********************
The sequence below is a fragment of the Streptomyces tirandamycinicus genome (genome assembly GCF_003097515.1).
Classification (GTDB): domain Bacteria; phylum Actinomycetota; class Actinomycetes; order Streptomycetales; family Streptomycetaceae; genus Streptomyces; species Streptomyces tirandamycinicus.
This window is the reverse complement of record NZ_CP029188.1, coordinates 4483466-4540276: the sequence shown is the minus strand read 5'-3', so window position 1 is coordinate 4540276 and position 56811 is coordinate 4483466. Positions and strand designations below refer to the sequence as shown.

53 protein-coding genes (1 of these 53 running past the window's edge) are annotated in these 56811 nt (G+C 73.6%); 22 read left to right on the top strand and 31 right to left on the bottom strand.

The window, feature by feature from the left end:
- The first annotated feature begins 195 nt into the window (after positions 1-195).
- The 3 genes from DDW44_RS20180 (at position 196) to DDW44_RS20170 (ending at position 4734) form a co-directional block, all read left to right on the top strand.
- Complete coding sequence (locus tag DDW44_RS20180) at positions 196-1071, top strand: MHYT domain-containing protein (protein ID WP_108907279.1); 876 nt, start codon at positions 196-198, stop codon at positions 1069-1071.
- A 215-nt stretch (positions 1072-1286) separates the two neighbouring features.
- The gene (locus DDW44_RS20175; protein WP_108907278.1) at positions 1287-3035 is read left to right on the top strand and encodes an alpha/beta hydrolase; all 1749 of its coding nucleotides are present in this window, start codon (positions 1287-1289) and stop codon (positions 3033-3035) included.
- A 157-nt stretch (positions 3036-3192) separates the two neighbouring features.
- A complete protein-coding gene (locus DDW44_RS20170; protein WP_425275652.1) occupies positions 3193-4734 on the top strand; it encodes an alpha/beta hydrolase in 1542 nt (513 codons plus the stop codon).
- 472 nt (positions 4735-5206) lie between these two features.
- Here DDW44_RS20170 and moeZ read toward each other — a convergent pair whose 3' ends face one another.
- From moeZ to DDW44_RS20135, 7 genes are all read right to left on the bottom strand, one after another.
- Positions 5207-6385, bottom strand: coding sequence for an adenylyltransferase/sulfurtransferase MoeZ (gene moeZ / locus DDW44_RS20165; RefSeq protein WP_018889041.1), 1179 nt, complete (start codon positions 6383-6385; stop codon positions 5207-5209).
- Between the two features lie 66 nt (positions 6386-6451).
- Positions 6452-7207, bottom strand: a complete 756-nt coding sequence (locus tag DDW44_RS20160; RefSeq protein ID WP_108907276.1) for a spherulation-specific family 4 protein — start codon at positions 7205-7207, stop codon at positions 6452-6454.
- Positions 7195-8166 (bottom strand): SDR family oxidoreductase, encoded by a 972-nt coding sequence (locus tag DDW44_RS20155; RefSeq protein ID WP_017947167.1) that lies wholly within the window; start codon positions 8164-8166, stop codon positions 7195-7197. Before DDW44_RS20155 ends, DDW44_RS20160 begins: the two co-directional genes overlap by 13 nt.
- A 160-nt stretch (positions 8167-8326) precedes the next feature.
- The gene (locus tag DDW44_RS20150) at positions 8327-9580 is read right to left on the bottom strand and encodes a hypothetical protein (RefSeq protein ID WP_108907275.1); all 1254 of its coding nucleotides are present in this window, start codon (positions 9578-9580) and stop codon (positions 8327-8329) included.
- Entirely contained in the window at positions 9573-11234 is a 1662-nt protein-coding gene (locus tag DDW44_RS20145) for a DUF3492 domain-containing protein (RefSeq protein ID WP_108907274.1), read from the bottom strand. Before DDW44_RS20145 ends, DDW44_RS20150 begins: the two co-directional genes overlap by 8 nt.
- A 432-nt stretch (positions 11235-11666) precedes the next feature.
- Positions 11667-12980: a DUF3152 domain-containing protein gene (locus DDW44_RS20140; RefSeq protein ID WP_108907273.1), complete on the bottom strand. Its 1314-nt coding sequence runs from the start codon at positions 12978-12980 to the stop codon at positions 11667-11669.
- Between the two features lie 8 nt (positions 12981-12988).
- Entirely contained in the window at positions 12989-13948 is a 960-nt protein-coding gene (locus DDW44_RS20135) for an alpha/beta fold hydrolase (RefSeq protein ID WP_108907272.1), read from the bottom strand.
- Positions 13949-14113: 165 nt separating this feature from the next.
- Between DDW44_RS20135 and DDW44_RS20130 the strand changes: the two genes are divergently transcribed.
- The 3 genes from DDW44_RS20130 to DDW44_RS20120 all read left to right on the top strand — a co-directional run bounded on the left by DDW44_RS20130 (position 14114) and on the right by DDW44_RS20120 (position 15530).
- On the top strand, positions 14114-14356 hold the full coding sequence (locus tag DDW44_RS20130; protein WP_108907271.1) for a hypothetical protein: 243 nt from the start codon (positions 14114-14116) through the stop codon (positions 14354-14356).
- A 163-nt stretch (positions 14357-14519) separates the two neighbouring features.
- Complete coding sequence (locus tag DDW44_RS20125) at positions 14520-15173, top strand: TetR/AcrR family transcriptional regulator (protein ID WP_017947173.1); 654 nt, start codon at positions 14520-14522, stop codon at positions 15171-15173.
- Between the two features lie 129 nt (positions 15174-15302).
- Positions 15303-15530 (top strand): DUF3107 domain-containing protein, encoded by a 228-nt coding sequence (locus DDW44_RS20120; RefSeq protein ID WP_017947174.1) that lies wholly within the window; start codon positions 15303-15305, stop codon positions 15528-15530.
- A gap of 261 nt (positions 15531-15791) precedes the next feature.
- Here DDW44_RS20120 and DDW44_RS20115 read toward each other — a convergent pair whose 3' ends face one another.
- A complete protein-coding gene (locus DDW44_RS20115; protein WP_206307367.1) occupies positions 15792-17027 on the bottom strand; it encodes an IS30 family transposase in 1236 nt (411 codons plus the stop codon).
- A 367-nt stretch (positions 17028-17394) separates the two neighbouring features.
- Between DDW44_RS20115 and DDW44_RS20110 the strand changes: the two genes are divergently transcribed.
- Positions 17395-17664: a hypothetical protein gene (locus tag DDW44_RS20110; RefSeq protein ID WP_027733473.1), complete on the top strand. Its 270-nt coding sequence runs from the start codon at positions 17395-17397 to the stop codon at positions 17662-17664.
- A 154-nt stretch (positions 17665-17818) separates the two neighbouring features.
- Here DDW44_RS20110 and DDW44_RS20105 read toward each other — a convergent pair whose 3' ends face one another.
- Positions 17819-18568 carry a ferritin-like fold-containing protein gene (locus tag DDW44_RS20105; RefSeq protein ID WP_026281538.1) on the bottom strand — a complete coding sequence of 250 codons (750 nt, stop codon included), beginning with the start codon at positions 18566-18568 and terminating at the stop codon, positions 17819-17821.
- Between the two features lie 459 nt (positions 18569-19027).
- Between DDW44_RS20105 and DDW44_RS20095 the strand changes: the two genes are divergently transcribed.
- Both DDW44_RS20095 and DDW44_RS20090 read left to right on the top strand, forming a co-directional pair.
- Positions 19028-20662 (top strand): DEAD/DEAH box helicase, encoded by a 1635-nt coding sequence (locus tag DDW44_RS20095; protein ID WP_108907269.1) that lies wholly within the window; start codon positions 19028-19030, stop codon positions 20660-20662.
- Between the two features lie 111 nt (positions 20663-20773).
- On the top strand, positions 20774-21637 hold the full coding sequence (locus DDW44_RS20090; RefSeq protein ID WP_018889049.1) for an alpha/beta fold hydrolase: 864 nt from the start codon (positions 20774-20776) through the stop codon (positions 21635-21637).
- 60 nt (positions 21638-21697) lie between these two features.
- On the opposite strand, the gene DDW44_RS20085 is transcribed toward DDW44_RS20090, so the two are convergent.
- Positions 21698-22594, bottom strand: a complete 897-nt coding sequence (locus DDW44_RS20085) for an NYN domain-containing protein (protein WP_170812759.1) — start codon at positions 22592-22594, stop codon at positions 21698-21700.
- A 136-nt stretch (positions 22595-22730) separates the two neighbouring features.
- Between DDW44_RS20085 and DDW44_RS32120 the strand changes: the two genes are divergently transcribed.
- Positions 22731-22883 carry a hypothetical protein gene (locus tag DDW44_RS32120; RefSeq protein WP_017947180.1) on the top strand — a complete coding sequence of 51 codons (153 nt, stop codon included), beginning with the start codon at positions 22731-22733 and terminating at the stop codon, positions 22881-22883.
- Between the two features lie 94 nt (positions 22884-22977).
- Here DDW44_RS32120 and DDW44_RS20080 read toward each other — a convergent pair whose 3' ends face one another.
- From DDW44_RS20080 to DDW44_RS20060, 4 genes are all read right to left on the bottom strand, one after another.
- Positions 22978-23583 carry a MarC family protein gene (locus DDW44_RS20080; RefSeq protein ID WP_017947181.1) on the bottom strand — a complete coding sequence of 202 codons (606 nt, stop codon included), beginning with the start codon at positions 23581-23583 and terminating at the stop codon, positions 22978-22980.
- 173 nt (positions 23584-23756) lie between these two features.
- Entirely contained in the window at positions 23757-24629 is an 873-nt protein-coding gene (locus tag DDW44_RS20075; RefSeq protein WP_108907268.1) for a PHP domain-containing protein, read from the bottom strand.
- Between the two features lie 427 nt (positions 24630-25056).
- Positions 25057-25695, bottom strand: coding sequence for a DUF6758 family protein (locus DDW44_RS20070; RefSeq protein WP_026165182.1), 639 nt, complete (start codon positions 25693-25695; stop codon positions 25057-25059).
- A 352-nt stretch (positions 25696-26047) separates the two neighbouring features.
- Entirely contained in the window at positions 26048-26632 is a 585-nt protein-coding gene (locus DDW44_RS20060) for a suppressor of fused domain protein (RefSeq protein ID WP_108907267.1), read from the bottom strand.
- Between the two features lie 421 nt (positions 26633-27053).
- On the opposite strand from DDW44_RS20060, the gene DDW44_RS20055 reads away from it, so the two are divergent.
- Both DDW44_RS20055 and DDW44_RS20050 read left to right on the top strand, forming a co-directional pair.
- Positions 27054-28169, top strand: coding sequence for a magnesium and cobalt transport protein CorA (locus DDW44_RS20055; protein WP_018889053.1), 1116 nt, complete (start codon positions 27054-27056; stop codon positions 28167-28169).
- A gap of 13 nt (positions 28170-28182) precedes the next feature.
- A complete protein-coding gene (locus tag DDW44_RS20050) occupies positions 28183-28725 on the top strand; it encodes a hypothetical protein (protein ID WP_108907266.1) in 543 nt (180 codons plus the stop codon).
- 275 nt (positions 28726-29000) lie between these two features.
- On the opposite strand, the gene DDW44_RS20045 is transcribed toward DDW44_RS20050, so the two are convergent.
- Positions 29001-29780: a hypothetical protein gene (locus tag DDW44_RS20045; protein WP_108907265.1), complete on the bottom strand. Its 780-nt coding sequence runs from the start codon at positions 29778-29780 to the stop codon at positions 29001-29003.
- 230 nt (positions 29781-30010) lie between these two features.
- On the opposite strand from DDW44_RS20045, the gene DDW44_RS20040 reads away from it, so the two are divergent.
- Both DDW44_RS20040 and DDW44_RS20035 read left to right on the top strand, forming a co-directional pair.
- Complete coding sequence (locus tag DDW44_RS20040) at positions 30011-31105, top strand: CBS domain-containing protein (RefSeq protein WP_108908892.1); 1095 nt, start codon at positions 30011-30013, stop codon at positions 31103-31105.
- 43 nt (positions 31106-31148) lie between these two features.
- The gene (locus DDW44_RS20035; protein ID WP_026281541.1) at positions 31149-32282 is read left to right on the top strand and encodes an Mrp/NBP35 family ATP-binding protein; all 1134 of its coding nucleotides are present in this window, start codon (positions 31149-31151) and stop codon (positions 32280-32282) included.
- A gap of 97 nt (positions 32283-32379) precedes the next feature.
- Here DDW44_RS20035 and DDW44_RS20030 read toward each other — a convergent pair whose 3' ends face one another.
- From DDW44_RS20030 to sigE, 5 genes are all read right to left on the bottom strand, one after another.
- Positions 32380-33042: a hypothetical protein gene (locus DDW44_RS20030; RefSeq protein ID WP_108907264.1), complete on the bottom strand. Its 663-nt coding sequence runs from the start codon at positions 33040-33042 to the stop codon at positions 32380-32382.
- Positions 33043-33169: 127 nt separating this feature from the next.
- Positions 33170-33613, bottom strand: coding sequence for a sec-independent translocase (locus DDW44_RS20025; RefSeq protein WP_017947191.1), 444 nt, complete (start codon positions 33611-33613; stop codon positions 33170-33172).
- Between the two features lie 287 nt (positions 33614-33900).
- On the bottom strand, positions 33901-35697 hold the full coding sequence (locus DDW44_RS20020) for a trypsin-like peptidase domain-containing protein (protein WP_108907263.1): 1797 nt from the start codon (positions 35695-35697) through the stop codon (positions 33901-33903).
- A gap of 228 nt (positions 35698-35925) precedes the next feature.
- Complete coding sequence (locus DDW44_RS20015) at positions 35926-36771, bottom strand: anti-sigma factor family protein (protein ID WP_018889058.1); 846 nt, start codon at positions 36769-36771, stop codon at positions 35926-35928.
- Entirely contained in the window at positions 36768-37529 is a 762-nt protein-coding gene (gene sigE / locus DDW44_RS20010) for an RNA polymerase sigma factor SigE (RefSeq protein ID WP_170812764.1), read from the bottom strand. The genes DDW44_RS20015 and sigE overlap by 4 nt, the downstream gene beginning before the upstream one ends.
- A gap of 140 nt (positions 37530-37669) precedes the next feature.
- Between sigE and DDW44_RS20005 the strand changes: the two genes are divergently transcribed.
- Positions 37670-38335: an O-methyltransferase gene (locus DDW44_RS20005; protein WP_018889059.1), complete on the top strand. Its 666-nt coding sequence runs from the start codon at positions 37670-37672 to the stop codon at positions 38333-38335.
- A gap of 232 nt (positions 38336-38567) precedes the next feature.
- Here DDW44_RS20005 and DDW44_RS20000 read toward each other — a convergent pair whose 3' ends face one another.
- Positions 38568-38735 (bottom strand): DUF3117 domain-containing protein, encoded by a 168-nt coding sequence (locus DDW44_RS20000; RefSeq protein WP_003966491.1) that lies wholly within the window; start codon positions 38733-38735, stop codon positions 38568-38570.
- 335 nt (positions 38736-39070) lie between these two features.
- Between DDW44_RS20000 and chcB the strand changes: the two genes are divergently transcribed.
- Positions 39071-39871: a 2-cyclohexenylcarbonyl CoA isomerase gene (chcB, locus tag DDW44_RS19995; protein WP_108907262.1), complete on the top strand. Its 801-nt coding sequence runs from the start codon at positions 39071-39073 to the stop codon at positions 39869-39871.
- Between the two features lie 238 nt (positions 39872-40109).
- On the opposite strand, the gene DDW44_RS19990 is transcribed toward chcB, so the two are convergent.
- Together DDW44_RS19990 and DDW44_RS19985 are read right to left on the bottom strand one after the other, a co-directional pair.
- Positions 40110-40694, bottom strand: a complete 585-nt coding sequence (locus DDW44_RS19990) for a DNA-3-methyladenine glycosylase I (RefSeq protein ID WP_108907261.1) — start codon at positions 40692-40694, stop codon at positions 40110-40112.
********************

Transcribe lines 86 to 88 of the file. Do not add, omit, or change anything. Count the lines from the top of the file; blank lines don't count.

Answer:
- Positions 33170-33613, bottom strand: coding sequence for a sec-independent translocase (locus DDW44_RS20025; RefSeq protein WP_017947191.1), 444 nt, complete (start codon positions 33611-33613; stop codon positions 33170-33172).
- Between the two features lie 287 nt (positions 33614-33900).
- On the bottom strand, positions 33901-35697 hold the full coding sequence (locus DDW44_RS20020) for a trypsin-like peptidase domain-containing protein (protein WP_108907263.1): 1797 nt from the start codon (positions 35695-35697) through the stop codon (positions 33901-33903).